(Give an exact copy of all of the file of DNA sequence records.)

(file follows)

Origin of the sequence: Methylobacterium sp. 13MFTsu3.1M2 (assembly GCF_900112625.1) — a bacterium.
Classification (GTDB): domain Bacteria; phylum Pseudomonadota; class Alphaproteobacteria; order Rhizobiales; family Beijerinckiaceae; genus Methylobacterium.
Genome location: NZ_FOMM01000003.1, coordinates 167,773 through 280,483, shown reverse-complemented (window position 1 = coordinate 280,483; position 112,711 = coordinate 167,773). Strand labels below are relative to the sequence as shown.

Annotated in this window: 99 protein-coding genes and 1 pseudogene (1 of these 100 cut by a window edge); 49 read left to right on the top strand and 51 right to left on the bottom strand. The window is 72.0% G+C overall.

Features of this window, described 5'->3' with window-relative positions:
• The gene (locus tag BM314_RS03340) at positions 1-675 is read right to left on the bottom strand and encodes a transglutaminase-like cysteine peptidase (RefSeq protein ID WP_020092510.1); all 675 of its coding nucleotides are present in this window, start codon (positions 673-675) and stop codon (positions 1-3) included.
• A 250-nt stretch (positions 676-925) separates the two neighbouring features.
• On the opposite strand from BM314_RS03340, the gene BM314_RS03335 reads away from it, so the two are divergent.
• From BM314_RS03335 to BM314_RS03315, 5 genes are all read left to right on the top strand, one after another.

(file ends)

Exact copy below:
Origin of the sequence: Methylobacterium sp. 13MFTsu3.1M2 (assembly GCF_900112625.1) — a bacterium.
Classification (GTDB): domain Bacteria; phylum Pseudomonadota; class Alphaproteobacteria; order Rhizobiales; family Beijerinckiaceae; genus Methylobacterium.
Genome location: NZ_FOMM01000003.1, coordinates 167,773 through 280,483, shown reverse-complemented (window position 1 = coordinate 280,483; position 112,711 = coordinate 167,773). Strand labels below are relative to the sequence as shown.

Annotated in this window: 99 protein-coding genes and 1 pseudogene (1 of these 100 cut by a window edge); 49 read left to right on the top strand and 51 right to left on the bottom strand. The window is 72.0% G+C overall.

Features of this window, described 5'->3' with window-relative positions:
• The gene (locus tag BM314_RS03340) at positions 1-675 is read right to left on the bottom strand and encodes a transglutaminase-like cysteine peptidase (RefSeq protein ID WP_020092510.1); all 675 of its coding nucleotides are present in this window, start codon (positions 673-675) and stop codon (positions 1-3) included.
• A 250-nt stretch (positions 676-925) separates the two neighbouring features.
• On the opposite strand from BM314_RS03340, the gene BM314_RS03335 reads away from it, so the two are divergent.
• From BM314_RS03335 to BM314_RS03315, 5 genes are all read left to right on the top strand, one after another.